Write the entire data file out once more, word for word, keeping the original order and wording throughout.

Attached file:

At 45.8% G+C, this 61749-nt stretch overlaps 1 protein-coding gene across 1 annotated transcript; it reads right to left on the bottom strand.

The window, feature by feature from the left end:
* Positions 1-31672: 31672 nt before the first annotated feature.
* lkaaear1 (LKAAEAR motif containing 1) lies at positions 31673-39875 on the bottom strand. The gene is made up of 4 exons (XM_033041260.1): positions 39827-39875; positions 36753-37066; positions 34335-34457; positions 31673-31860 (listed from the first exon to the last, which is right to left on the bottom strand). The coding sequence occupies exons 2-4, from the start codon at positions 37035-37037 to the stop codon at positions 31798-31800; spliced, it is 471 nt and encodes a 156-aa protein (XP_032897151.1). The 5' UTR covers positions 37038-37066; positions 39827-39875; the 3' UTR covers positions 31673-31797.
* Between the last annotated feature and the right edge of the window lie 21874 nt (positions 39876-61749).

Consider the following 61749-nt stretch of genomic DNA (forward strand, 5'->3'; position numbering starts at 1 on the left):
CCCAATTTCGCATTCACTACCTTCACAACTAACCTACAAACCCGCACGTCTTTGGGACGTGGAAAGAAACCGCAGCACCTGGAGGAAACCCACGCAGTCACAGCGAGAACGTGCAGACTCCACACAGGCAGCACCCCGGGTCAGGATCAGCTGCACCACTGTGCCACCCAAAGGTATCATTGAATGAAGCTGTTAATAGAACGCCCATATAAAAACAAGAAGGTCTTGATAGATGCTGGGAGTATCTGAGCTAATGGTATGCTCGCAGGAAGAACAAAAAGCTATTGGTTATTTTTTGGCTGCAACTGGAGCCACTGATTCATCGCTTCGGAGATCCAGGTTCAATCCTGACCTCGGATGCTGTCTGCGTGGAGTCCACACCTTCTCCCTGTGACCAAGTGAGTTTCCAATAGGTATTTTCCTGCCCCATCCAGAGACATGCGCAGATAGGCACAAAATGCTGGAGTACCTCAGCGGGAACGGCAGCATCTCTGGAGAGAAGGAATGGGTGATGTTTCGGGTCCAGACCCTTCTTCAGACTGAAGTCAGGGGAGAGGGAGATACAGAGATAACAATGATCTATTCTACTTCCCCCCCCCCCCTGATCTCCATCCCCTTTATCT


At 45.8% G+C, this 61749-nt stretch overlaps 1 protein-coding gene across 1 annotated transcript; it reads right to left on the bottom strand.

The window, feature by feature from the left end:
* Positions 1-31672: 31672 nt before the first annotated feature.
* lkaaear1 (LKAAEAR motif containing 1) lies at positions 31673-39875 on the bottom strand. The gene is made up of 4 exons (XM_033041260.1): positions 39827-39875; positions 36753-37066; positions 34335-34457; positions 31673-31860 (listed from the first exon to the last, which is right to left on the bottom strand). The coding sequence occupies exons 2-4, from the start codon at positions 37035-37037 to the stop codon at positions 31798-31800; spliced, it is 471 nt and encodes a 156-aa protein (XP_032897151.1). The 5' UTR covers positions 37038-37066; positions 39827-39875; the 3' UTR covers positions 31673-31797.
* Between the last annotated feature and the right edge of the window lie 21874 nt (positions 39876-61749).

Consider the following 61749-nt stretch of genomic DNA (forward strand, 5'->3'; position numbering starts at 1 on the left):
CCCAATTTCGCATTCACTACCTTCACAACTAACCTACAAACCCGCACGTCTTTGGGACGTGGAAAGAAACCGCAGCACCTGGAGGAAACCCACGCAGTCACAGCGAGAACGTGCAGACTCCACACAGGCAGCACCCCGGGTCAGGATCAGCTGCACCACTGTGCCACCCAAAGGTATCATTGAATGAAGCTGTTAATAGAACGCCCATATAAAAACAAGAAGGTCTTGATAGATGCTGGGAGTATCTGAGCTAATGGTATGCTCGCAGGAAGAACAAAAAGCTATTGGTTATTTTTTGGCTGCAACTGGAGCCACTGATTCATCGCTTCGGAGATCCAGGTTCAATCCTGACCTCGGATGCTGTCTGCGTGGAGTCCACACCTTCTCCCTGTGACCAAGTGAGTTTCCAATAGGTATTTTCCTGCCCCATCCAGAGACATGCGCAGATAGGCACAAAATGCTGGAGTACCTCAGCGGGAACGGCAGCATCTCTGGAGAGAAGGAATGGGTGATGTTTCGGGTCCAGACCCTTCTTCAGACTGAAGTCAGGGGAGAGGGAGATACAGAGATAACAATGATCTATTCTACTTCCCCCCCCCCCCTGATCTCCATCCCCTTTATCT